To test if a TCP connection is possible, type telnet <host> <port> in your terminal and observe the output. If no TCP connection could be established it will look like this:

PS C:\Users\michael> telnet bogus.example.com 443
Connecting To bogus.example.com...Could not open connection to the host, on port 443: Connect failed

If it succeeds there will be no output, instead you will see a blank terminal without any text. To get out of this simply close the terminal window.

Now for UDP, things are a little more complicated. We first need an external tool because Windows lacks onboard functionality for this. Fortunately, Mark Russinovic has something in his awesome Sysinternals suite of tools we can use: psping. Download it at https://learn.microsoft.com/en-us/sysinternals/downloads/psping, unzip it somewhere and open a terminal in the folder with all the .exe files. For me this is C:\Users\michael\Downloads\PSTools.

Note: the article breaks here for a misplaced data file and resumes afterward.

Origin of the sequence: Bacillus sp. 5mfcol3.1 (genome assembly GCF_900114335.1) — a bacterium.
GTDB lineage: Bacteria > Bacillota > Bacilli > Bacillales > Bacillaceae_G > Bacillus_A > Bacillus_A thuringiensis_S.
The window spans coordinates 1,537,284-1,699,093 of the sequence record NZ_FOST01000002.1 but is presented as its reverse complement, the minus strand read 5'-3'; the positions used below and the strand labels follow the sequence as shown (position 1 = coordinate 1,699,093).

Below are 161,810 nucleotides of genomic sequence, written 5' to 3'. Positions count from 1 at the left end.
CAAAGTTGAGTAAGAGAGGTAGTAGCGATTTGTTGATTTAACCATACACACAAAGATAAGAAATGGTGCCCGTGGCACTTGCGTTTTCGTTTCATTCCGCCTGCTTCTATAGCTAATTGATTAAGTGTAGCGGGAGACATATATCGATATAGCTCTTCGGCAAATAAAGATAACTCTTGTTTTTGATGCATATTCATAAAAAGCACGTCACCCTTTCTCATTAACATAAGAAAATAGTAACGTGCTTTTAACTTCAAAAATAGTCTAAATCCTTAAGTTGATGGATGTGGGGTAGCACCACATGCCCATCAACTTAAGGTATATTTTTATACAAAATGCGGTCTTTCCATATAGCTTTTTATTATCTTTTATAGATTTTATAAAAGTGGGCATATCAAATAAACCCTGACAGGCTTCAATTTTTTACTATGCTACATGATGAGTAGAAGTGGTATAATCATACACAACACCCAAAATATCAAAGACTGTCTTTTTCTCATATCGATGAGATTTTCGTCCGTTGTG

No we’ll do a latency test via UDP to see if the server responds. Do to that, type .\psping.exe -l 512 -n 1 -u <Host>:<Port> and observe the output. If the connection was successful, it will look like this:

.\psping.exe -l 512 -n 1 -u

PsPing v2.12 - PsPing - ping, latency, bandwidth measurement utility
Copyright (C) 2012-2023 Mark Russinovich
Sysinternals - www.sysinternals.com

Setting warmup count to match number of outstanding I/Os: 16
UDP bandwidth test connecting to Connected
17 iterations (16 warmup) sending 512 bytes UDP bandwidth test: 100%

UDP sender bandwidth statistics:
  Sent = 1, Size = 512, Total Bytes: 8192,
  Minimum = 0.01 b/s, Maximum = 0.01 b/s, Average = 0.01 b/s
UDP receiver bandwidth statistics:
  Received = 1, Size = 512, Total Bytes: 8192,
  Minimum = 0.01 b/s, Maximum = 0.01 b/s, Average = 0.01 b/s
UDP packet rate: 100.00%
Error exchanging UDP statistics: The operation completed successfully.